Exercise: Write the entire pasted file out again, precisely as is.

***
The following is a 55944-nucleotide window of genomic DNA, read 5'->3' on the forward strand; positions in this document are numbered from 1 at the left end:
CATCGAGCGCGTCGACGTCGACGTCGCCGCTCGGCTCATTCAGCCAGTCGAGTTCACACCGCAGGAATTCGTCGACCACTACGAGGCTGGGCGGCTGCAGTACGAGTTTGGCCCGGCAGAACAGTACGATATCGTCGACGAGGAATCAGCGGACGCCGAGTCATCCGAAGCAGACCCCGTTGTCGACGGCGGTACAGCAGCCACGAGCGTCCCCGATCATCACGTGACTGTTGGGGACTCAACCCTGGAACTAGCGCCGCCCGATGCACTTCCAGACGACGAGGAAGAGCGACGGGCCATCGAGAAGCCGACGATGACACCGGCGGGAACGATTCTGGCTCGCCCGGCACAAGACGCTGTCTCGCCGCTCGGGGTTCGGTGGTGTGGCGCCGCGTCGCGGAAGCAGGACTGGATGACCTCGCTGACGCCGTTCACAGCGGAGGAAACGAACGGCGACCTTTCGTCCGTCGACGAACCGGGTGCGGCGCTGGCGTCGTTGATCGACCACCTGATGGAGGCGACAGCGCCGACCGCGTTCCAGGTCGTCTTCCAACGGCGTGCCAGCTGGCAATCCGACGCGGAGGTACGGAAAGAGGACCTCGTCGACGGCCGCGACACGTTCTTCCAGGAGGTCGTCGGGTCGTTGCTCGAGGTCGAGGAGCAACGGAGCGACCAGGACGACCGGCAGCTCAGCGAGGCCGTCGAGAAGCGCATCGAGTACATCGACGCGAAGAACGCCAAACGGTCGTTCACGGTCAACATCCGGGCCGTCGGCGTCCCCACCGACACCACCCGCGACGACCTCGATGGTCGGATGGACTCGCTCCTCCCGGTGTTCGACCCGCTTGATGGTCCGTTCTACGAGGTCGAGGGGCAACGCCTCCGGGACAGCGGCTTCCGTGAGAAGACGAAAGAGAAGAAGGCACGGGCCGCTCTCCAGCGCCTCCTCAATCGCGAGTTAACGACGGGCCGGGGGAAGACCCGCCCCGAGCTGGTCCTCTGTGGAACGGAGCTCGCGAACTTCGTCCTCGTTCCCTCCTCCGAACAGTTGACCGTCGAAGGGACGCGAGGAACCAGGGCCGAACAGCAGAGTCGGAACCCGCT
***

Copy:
The following is a 55944-nucleotide window of genomic DNA, read 5'->3' on the forward strand; positions in this document are numbered from 1 at the left end:
CATCGAGCGCGTCGACGTCGACGTCGCCGCTCGGCTCATTCAGCCAGTCGAGTTCACACCGCAGGAATTCGTCGACCACTACGAGGCTGGGCGGCTGCAGTACGAGTTTGGCCCGGCAGAACAGTACGATATCGTCGACGAGGAATCAGCGGACGCCGAGTCATCCGAAGCAGACCCCGTTGTCGACGGCGGTACAGCAGCCACGAGCGTCCCCGATCATCACGTGACTGTTGGGGACTCAACCCTGGAACTAGCGCCGCCCGATGCACTTCCAGACGACGAGGAAGAGCGACGGGCCATCGAGAAGCCGACGATGACACCGGCGGGAACGATTCTGGCTCGCCCGGCACAAGACGCTGTCTCGCCGCTCGGGGTTCGGTGGTGTGGCGCCGCGTCGCGGAAGCAGGACTGGATGACCTCGCTGACGCCGTTCACAGCGGAGGAAACGAACGGCGACCTTTCGTCCGTCGACGAACCGGGTGCGGCGCTGGCGTCGTTGATCGACCACCTGATGGAGGCGACAGCGCCGACCGCGTTCCAGGTCGTCTTCCAACGGCGTGCCAGCTGGCAATCCGACGCGGAGGTACGGAAAGAGGACCTCGTCGACGGCCGCGACACGTTCTTCCAGGAGGTCGTCGGGTCGTTGCTCGAGGTCGAGGAGCAACGGAGCGACCAGGACGACCGGCAGCTCAGCGAGGCCGTCGAGAAGCGCATCGAGTACATCGACGCGAAGAACGCCAAACGGTCGTTCACGGTCAACATCCGGGCCGTCGGCGTCCCCACCGACACCACCCGCGACGACCTCGATGGTCGGATGGACTCGCTCCTCCCGGTGTTCGACCCGCTTGATGGTCCGTTCTACGAGGTCGAGGGGCAACGCCTCCGGGACAGCGGCTTCCGTGAGAAGACGAAAGAGAAGAAGGCACGGGCCGCTCTCCAGCGCCTCCTCAATCGCGAGTTAACGACGGGCCGGGGGAAGACCCGCCCCGAGCTGGTCCTCTGTGGAACGGAGCTCGCGAACTTCGTCCTCGTTCCCTCCTCCGAACAGTTGACCGTCGAAGGGACGCGAGGAACCAGGGCCGAACAGCAGAGTCGGAACCCGCT